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Dirac Charge Dynamcs in Graphene by Infrared Spectroscopy Print


Graphene—a single layer of carbon atoms arranged in a honeycomb lattice—has very high conductivity that can be tuned by applying a gate voltage. The charge carriers in graphene can travel ballistically over great distances (~1 micron) without scattering. These unusual electronic properties make graphene a promising candidate for future nanoelectronics. Using infrared spectromicroscopy at ALS Beamline 1.4, a group of researchers from the University of California at San Diego, Columbia University, and the ALS has succeeded in probing the dynamical properties of the charge carriers in graphene with an accuracy never before achieved. Their results have uncovered signatures of many-body interactions in graphene and have demonstrated the potential of graphene for novel applications in optoelectronics.

Infrared View of Graphene

Graphene's potential for superseding silicon in next-generation electronic circuits has made it a hot topic of research—infrared hot! Graphene's unusual electronic properties arise from the fact that the carbon atom has four electrons, three of which are tied up in bonding with its neighbors. But the unbound fourth electrons are in orbitals extending vertically above and below the plane, and the hybridization of these spreads across the whole graphene sheet. The hybridized electrons interact with the periodic field of the hexagonal crystal lattice and form Dirac fermions, described by cone-like energy bands. One interesting consequence of this unique band structure is that the electrons in graphene are "sort of free." Unlike electrons in other materials, the electrons in graphene move ballistically—without collisions—over great distances, even at room temperature. As a result, the ability of the electrons in graphene to conduct electrical current is 10 to 100 times greater than those in a normal semiconductor like silicon at room temperature. This makes graphene a very promising candidate for future electronic applications. Li et al. employed infrared synchrotron radiation to probe the charge carriers in graphene. This infrared view uncovers several new aspects of Dirac fermions in graphene.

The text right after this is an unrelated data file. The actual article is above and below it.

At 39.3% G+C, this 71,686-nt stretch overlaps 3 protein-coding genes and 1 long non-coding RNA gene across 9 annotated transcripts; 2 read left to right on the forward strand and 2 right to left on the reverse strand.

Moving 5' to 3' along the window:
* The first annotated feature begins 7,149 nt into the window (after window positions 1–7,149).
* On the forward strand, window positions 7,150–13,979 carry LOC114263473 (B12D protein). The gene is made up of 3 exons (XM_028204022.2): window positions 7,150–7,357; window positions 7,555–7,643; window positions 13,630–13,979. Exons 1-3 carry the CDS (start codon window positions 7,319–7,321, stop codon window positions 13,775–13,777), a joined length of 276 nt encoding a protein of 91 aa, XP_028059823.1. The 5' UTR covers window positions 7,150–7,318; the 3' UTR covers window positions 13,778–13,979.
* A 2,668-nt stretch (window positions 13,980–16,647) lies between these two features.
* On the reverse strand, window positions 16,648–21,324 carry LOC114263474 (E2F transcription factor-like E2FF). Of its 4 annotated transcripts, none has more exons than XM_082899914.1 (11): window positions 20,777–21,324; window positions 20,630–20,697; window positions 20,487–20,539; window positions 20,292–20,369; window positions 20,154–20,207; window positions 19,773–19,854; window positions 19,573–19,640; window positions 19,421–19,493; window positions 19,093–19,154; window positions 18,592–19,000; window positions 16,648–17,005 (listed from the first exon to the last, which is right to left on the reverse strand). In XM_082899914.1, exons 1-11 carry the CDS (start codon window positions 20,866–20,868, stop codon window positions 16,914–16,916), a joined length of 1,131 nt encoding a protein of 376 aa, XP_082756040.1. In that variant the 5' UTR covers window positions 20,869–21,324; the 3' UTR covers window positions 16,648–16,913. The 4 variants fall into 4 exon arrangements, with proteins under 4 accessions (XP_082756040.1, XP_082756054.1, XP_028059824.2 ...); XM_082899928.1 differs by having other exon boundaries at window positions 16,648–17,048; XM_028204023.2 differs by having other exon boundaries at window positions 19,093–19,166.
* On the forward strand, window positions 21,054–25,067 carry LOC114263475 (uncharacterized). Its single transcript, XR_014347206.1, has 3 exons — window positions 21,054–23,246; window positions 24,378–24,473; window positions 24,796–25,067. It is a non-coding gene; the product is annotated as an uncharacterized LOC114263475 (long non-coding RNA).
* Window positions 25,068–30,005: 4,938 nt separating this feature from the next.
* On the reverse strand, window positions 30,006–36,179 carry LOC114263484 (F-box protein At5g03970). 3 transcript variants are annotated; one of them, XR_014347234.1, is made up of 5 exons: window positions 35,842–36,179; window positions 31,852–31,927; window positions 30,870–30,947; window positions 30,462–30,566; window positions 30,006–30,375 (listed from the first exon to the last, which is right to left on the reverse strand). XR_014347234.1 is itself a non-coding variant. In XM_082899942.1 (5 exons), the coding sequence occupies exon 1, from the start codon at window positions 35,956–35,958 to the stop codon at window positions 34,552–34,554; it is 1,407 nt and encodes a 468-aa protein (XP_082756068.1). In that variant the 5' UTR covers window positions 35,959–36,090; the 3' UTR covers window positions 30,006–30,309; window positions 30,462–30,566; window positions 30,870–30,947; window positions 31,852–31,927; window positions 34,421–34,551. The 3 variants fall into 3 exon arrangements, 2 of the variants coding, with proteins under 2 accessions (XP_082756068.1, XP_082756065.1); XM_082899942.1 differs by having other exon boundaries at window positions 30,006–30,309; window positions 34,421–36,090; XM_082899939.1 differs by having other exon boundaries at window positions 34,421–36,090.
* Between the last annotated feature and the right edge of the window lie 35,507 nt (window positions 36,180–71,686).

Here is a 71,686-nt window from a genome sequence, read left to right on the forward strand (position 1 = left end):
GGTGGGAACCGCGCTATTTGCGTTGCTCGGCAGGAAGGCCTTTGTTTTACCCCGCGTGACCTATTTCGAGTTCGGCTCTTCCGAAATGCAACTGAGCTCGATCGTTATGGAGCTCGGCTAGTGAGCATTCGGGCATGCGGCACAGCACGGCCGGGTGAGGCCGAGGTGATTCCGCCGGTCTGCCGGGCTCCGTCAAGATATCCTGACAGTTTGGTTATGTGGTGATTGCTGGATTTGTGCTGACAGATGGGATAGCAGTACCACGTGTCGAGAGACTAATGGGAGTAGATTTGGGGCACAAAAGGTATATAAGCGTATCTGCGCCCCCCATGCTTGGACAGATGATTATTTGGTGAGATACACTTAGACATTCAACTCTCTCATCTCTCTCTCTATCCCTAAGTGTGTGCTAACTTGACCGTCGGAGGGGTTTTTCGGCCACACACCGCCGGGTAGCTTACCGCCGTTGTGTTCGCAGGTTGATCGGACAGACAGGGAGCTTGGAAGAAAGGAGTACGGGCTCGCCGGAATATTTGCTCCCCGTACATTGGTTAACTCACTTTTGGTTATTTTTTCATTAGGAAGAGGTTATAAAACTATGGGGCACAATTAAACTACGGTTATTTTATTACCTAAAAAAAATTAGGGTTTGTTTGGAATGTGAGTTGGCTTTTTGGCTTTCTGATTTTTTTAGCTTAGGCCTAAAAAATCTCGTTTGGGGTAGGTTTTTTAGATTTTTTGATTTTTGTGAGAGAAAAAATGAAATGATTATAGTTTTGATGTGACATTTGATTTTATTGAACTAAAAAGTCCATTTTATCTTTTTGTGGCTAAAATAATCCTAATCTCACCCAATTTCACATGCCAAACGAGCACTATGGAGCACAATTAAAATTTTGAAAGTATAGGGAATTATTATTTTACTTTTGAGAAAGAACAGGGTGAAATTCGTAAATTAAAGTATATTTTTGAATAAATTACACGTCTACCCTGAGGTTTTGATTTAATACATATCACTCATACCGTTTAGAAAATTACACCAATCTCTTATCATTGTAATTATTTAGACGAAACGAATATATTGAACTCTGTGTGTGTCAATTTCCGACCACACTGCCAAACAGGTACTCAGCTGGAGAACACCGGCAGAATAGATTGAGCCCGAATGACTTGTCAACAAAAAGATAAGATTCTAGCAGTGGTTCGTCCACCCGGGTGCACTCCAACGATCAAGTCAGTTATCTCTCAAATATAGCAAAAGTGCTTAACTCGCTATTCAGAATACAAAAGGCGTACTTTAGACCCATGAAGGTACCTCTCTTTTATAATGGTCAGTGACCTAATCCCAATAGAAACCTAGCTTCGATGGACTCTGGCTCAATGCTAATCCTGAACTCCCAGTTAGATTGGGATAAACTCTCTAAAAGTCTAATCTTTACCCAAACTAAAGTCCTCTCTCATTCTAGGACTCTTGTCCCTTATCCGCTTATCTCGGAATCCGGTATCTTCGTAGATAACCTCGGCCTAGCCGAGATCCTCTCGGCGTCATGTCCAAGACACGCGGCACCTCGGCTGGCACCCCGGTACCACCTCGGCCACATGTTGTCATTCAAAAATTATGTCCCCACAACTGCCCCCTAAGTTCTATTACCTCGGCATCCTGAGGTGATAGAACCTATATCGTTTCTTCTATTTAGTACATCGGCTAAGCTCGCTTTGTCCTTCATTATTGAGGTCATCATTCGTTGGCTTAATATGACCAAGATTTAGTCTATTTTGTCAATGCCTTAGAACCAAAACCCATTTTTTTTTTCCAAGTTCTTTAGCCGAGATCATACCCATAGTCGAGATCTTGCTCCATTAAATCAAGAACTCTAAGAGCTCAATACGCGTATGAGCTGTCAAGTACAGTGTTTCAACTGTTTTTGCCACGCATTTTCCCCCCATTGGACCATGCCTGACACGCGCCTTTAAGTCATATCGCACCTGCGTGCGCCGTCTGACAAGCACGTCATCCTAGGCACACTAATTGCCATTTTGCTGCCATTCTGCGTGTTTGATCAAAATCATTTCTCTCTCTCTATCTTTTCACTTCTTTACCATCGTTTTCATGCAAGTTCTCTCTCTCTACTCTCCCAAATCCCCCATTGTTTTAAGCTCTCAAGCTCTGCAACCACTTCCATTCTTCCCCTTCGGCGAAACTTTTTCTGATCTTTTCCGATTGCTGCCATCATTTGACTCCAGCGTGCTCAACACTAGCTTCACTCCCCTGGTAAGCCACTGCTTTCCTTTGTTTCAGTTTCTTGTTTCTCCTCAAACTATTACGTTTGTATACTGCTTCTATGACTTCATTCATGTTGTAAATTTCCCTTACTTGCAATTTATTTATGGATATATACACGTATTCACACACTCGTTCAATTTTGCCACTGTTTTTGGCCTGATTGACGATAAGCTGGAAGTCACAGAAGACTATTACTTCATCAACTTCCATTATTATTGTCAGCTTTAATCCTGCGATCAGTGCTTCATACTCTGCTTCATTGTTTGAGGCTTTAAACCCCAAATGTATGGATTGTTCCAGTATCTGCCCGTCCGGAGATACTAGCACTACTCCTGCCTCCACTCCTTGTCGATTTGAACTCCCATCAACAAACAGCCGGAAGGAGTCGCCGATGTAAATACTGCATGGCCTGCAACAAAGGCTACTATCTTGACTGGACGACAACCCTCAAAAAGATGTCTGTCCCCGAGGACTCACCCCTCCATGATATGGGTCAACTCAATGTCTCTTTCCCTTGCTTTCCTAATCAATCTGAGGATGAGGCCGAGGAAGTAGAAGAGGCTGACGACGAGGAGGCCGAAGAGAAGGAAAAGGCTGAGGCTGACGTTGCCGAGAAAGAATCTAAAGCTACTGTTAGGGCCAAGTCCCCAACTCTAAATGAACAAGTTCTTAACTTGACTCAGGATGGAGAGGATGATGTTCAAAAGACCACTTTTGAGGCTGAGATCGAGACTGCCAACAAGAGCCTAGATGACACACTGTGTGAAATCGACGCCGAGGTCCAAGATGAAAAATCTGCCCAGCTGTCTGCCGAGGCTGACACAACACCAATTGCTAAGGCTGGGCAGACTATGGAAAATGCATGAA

Graphene is a two-dimensional crystal consisting of a single layer of carbon atoms arranged hexagonally.

Graphene displays many intriguing electronic phenomena, such as massless Dirac quasiparticles with linear energy–momentum dispersion due to the interactions between electrons and the honeycomb lattice. This unique Dirac nature, along with other features, makes graphene an promising material for replacing silicon in future generations of electronic devices. However, the experimental study of graphene is still in its infancy. Little is known about the dynamical properties of the quasiparticles in graphene, such as quasiparticle lifetime and the effects of many-body interactions, because it is extremely difficult to perform spectroscopic measurements on a single monolayer of graphene.

Infrared measurements can probe the dynamical properties of quasiparticles over a wide energy range, and therefore can provide some of the most interesting information about the electronic properties of a material. In this work, the researchers employed infrared synchrotron radiation to probe the quasiparticle dynamics of graphene. The high brightness and tight focus of the synchrotron beam (less than 10 micrometers) enabled infrared measurements of one atomic layer of carbon.